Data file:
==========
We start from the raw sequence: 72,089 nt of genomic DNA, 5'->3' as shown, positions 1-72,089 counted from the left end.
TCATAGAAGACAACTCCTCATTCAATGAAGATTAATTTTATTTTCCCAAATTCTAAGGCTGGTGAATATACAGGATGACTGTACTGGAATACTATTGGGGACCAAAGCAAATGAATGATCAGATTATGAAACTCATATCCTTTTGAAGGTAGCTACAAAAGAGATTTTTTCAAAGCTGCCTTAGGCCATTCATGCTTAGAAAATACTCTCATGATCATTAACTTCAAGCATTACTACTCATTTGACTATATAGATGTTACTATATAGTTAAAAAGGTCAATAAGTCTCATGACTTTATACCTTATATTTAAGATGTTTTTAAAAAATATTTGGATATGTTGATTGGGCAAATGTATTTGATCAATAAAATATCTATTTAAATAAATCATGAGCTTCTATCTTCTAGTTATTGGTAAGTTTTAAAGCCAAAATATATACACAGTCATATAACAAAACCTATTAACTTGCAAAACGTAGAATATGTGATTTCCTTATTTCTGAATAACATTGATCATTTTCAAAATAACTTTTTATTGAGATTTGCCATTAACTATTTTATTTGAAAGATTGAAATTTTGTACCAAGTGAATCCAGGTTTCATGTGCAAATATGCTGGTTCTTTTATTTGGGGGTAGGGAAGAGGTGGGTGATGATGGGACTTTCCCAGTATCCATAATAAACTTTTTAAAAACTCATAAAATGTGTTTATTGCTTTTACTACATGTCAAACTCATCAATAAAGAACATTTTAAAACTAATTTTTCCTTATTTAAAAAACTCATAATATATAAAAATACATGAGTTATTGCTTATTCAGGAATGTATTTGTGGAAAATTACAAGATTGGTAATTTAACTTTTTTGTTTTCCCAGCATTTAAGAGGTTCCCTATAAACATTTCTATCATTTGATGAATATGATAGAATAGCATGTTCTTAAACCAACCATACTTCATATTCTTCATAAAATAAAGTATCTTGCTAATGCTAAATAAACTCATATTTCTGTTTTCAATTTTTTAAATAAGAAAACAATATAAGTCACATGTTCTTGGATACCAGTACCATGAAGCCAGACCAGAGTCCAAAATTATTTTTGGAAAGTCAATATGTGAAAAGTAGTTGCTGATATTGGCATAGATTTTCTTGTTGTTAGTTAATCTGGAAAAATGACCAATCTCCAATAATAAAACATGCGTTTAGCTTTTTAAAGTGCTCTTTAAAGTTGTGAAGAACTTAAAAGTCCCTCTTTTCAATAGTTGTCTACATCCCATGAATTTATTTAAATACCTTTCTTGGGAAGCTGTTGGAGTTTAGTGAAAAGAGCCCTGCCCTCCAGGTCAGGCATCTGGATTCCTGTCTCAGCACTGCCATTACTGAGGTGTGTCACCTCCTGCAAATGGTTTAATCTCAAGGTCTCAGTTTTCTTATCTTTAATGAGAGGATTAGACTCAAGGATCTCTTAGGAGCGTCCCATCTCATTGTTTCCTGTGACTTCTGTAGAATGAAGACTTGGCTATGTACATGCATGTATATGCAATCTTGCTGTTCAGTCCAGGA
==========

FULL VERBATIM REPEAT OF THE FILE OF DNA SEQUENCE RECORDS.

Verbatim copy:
We start from the raw sequence: 72,089 nt of genomic DNA, 5'->3' as shown, positions 1-72,089 counted from the left end.
TCATAGAAGACAACTCCTCATTCAATGAAGATTAATTTTATTTTCCCAAATTCTAAGGCTGGTGAATATACAGGATGACTGTACTGGAATACTATTGGGGACCAAAGCAAATGAATGATCAGATTATGAAACTCATATCCTTTTGAAGGTAGCTACAAAAGAGATTTTTTCAAAGCTGCCTTAGGCCATTCATGCTTAGAAAATACTCTCATGATCATTAACTTCAAGCATTACTACTCATTTGACTATATAGATGTTACTATATAGTTAAAAAGGTCAATAAGTCTCATGACTTTATACCTTATATTTAAGATGTTTTTAAAAAATATTTGGATATGTTGATTGGGCAAATGTATTTGATCAATAAAATATCTATTTAAATAAATCATGAGCTTCTATCTTCTAGTTATTGGTAAGTTTTAAAGCCAAAATATATACACAGTCATATAACAAAACCTATTAACTTGCAAAACGTAGAATATGTGATTTCCTTATTTCTGAATAACATTGATCATTTTCAAAATAACTTTTTATTGAGATTTGCCATTAACTATTTTATTTGAAAGATTGAAATTTTGTACCAAGTGAATCCAGGTTTCATGTGCAAATATGCTGGTTCTTTTATTTGGGGGTAGGGAAGAGGTGGGTGATGATGGGACTTTCCCAGTATCCATAATAAACTTTTTAAAAACTCATAAAATGTGTTTATTGCTTTTACTACATGTCAAACTCATCAATAAAGAACATTTTAAAACTAATTTTTCCTTATTTAAAAAACTCATAATATATAAAAATACATGAGTTATTGCTTATTCAGGAATGTATTTGTGGAAAATTACAAGATTGGTAATTTAACTTTTTTGTTTTCCCAGCATTTAAGAGGTTCCCTATAAACATTTCTATCATTTGATGAATATGATAGAATAGCATGTTCTTAAACCAACCATACTTCATATTCTTCATAAAATAAAGTATCTTGCTAATGCTAAATAAACTCATATTTCTGTTTTCAATTTTTTAAATAAGAAAACAATATAAGTCACATGTTCTTGGATACCAGTACCATGAAGCCAGACCAGAGTCCAAAATTATTTTTGGAAAGTCAATATGTGAAAAGTAGTTGCTGATATTGGCATAGATTTTCTTGTTGTTAGTTAATCTGGAAAAATGACCAATCTCCAATAATAAAACATGCGTTTAGCTTTTTAAAGTGCTCTTTAAAGTTGTGAAGAACTTAAAAGTCCCTCTTTTCAATAGTTGTCTACATCCCATGAATTTATTTAAATACCTTTCTTGGGAAGCTGTTGGAGTTTAGTGAAAAGAGCCCTGCCCTCCAGGTCAGGCATCTGGATTCCTGTCTCAGCACTGCCATTACTGAGGTGTGTCACCTCCTGCAAATGGTTTAATCTCAAGGTCTCAGTTTTCTTATCTTTAATGAGAGGATTAGACTCAAGGATCTCTTAGGAGCGTCCCATCTCATTGTTTCCTGTGACTTCTGTAGAATGAAGACTTGGCTATGTACATGCATGTATATGCAATCTTGCTGTTCAGTCCAGGA